But Mary stood outside the tomb weeping. As she wept, she knelt to look into the tomb and saw two angels sitting there, dressed in white, one at the head, the other at the foot of where Jesus’ body had been laid. They said to her, “Woman, why do you weep?”
“They took my Master,” she said, “and I don’t know where they put him.” After she said this, she turned away and saw Jesus standing there. But she didn’t recognize him.
Jesus spoke to her, “Woman, why do you weep? Who are you looking for?”
She, thinking that he was the gardener, said, “Mister, if you took him, tell me where you put him so I can care for him.”
There’s desperation in Mary’s voice. Her words seem to cry out: “What…Just…Happened?!” It’s obvious her heart has been torn to pieces and that her mind has been traumatized. Her world as she knew it had been destroyed before her very eyes, and it left her lost and desperately searching.
Two men dressed in white and sitting in a tomb. They undoubtedly stood out, yet Mary responds to their question without a second glance: “They took my Master…”
Jesus is standing right there, asking her questions and her response begins with, “Mister…”
Such a formal, impersonal greeting. It’s so obvious that though she saw, she did not see. Here stands the man whose healing she felt, whose teachings she heard, whose miracles she witnessed, whose daily life she chose to support with all she could offer, and in the depths of her grief, she mistakes him for the gardener.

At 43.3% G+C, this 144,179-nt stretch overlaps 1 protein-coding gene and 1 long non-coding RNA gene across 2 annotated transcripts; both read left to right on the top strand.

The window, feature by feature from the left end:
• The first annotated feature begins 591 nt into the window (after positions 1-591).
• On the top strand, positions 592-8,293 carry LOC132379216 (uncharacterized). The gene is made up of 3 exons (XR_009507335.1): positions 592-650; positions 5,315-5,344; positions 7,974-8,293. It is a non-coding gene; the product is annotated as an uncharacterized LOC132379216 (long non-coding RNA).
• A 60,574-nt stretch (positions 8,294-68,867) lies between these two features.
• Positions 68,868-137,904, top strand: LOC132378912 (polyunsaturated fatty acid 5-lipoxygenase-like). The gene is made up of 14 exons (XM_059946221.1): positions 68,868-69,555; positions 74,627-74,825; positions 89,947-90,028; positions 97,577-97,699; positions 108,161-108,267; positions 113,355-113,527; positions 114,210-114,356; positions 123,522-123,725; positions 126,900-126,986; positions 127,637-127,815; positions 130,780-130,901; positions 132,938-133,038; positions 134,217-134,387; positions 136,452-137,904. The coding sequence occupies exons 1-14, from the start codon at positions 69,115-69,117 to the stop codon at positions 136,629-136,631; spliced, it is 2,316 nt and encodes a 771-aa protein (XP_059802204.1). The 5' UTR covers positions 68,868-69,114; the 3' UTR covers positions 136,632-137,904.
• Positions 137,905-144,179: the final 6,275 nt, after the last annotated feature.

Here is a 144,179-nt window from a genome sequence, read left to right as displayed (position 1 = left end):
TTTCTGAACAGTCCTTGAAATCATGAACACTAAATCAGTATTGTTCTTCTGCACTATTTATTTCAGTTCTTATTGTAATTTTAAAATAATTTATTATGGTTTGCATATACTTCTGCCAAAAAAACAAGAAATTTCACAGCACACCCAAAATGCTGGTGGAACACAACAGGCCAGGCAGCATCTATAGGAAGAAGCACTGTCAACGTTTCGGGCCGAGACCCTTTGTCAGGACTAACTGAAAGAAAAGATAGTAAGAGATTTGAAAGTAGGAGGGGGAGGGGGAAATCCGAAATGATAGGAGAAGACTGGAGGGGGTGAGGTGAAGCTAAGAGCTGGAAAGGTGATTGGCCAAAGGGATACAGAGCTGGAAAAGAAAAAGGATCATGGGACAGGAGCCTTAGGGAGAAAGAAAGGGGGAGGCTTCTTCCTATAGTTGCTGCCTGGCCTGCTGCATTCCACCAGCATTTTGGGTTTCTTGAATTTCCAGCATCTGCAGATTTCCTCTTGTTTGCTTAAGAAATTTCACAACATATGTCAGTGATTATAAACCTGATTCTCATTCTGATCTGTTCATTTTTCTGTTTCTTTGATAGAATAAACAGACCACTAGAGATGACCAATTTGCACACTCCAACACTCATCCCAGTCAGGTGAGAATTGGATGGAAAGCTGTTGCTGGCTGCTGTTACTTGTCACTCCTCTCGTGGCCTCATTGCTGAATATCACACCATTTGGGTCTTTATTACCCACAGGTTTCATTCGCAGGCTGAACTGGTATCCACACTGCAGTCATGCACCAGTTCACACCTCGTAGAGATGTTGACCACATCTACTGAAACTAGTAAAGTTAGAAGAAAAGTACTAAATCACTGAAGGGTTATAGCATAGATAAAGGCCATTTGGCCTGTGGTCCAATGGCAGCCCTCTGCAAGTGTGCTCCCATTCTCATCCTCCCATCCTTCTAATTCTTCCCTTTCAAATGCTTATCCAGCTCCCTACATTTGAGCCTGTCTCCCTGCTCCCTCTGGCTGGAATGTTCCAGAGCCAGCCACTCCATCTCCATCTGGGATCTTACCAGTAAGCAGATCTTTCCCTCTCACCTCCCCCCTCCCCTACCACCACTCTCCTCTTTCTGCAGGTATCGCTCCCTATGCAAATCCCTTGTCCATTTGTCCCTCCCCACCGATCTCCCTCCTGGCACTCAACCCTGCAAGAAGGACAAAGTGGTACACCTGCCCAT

Jesus said to her, “Mary.” She turned toward him and cried out in Aramaic, “Rabboni!” (which means Teacher”). John 20:16
Jesus did the very thing that would snap her out of her distraction: He called her name.
Did he speak it barely above a whisper, his heart breaking at her despair? Could he have said it with a compassionate smile, almost a teasing sense of humour, like he couldn’t wait to point out the good news standing right in front of her? Some translations write it with an exclamation point, like it was shouted or said with great emphasis. However Jesus spoke, the point is simply this: He knew her name and there is intimacy in that knowledge. Upon hearing it, Mary’s eyes do open and she responds enthusiastically, calling him Rabonni, an expression of honour and deep affection. This time, I have no doubt that the exclamation point is right where it belongs.
Our God is an intimate God! He is personal, not because we demanded it, but because He chose it. He chose to be born into this broken world. He chose to seek out and befriend the hurting and the ostracized. He chose to lay down His life, dying with the weight of the world’s sin on his shoulders. He conquered death and now sits at God’s right hand in Heaven.
And yet, HE IS RISEN, he is here and he chooses to know my name, too.
Prayer: Lord Jesus, you know my name. The very thought leaves me speechless and so very thankful. It is such a priceless gift you offer, that my lips can speak your name to you in return, not as a formal address but with intimate affection and honouring worship. You love me far beyond my deserving. May my response to your voice be as Mary’s: immediate, enthusiastic and filled with intimate recognition. Amen.
Contributed by Julie Lee